5. Be Careful Where You Enter Your Password: Phishing attacks are common so only enter your password when you’ve typed the URL yourself or loaded it from your bookmark. Don’t click links in emails, instant messages, etc.

While these steps won’t guarantee your safety and, hopefully, are all things you’ve heard many times before, they can prevent you from being the low-hanging fruit that gets picked off in the next wave of attacks.

Bottom Line

While you aren’t a criminal if your site is hacked, you and your server can be caught up in the investigation and that can mean a great deal of headache for you, your site and everyone who reads it.

When it comes to the law, the goal should never be to simply avoid doing anything illegal, but to avoid situations which can cause you legal trouble. Even if you can win in the end, it’s likely not worth having a weak password if it means going through the headache of an investigation.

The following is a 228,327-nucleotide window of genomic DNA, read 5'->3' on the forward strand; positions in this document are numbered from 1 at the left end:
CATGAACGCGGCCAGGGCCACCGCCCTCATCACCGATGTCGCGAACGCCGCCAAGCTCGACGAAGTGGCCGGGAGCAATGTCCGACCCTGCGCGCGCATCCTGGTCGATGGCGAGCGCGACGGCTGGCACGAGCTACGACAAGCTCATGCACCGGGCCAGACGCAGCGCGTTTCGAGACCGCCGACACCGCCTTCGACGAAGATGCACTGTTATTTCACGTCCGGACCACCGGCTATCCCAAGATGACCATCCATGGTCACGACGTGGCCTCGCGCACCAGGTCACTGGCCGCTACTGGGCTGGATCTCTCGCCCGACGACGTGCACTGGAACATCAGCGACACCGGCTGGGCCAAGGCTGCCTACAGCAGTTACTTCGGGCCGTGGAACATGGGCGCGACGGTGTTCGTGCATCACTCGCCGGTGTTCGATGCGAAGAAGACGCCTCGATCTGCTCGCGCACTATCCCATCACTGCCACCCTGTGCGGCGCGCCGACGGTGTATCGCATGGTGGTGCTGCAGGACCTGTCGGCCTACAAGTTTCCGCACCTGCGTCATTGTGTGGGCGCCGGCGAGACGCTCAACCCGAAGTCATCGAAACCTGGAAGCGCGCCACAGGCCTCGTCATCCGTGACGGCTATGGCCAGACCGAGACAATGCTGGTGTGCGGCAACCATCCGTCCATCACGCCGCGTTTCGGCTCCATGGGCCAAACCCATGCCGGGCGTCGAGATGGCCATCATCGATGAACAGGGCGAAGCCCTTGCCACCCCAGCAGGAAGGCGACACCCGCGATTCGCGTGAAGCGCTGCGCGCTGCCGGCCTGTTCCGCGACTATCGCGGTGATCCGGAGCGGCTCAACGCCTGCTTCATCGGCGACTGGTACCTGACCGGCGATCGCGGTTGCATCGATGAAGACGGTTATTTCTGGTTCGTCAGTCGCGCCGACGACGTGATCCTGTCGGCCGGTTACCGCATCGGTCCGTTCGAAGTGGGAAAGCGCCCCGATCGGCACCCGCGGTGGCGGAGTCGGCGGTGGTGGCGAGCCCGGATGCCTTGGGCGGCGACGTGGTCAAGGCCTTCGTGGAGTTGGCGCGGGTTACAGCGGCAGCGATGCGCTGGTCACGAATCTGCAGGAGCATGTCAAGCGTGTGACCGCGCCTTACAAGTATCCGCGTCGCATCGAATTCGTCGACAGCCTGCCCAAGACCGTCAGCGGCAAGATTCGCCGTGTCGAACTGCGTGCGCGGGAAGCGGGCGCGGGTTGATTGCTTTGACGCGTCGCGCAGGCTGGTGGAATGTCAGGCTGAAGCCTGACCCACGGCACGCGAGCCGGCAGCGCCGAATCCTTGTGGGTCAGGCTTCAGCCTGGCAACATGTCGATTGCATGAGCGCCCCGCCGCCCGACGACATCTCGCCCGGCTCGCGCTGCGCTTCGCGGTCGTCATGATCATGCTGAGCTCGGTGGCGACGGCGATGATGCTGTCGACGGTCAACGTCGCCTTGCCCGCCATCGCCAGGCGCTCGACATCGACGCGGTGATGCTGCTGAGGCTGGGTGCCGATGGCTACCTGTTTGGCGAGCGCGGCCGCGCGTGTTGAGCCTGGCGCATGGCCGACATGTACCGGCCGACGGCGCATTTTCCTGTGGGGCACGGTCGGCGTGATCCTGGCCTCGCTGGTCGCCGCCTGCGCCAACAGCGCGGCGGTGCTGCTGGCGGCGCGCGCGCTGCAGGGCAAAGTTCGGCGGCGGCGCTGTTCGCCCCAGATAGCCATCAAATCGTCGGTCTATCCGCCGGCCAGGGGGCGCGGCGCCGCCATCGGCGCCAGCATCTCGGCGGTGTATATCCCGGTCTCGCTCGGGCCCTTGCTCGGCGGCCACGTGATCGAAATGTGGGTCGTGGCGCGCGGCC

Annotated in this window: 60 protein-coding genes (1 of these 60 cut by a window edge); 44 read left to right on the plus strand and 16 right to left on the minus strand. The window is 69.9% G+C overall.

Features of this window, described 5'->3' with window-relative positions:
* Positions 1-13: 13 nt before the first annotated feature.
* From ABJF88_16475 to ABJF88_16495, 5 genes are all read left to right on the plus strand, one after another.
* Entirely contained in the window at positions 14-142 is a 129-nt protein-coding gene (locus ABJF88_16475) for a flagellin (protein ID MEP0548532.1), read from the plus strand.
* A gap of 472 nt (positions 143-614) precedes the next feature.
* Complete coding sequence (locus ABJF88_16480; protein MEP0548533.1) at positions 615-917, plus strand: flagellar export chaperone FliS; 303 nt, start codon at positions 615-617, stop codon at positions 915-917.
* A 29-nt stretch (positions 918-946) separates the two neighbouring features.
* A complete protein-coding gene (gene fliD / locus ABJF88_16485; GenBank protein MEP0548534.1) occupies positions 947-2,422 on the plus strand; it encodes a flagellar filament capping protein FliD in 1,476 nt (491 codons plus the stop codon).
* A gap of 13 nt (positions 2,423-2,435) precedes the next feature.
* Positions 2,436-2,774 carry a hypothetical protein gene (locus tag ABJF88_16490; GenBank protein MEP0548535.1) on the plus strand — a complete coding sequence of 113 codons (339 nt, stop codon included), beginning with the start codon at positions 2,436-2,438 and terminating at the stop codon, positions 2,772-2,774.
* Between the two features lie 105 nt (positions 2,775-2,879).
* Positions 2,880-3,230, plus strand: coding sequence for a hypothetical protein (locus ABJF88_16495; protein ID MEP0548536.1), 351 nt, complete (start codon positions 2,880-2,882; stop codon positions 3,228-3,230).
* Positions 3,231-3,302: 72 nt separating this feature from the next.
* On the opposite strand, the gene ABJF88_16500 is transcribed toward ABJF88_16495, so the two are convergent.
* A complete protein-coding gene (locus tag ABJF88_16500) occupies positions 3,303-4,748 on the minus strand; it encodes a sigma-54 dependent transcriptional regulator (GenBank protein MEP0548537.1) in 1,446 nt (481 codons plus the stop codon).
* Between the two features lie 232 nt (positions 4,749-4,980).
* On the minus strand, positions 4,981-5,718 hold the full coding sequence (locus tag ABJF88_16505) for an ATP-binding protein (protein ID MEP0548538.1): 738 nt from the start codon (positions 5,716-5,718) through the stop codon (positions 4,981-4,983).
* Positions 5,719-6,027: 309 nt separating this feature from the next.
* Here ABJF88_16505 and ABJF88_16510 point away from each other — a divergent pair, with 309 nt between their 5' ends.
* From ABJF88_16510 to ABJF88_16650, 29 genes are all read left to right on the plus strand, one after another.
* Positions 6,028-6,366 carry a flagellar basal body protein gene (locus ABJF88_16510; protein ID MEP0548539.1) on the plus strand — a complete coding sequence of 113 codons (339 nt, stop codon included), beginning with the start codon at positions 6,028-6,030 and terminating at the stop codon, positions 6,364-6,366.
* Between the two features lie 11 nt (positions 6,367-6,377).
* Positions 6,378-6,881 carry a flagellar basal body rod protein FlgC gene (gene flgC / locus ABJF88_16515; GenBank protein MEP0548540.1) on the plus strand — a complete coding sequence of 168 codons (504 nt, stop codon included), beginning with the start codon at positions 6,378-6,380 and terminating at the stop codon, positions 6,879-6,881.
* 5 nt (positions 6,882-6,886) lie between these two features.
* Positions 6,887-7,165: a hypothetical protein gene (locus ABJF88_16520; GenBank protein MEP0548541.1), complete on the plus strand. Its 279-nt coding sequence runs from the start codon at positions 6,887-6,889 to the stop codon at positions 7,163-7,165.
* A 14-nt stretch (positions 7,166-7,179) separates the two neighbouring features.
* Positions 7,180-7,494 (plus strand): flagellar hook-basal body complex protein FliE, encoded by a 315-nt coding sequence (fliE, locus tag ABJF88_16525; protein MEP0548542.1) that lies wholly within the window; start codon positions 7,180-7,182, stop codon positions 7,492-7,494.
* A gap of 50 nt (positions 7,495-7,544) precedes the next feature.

It’s much better to take a few moments now, do what you can to secure your site and save everyone some hassle. Best of all, you’ll be doing your part to help keep the bad guys from gaining more ground online.

After all, a secure website is a clean site and a clean site contributes to a clean Internet.

About jonathan

Jonathan Bailey founded and continues to write at Plagiarism Today, a site about content theft and copyright issues on the internet. He also manages CopyByte, a company that protects online content, and writes a regular column for BloggingPro.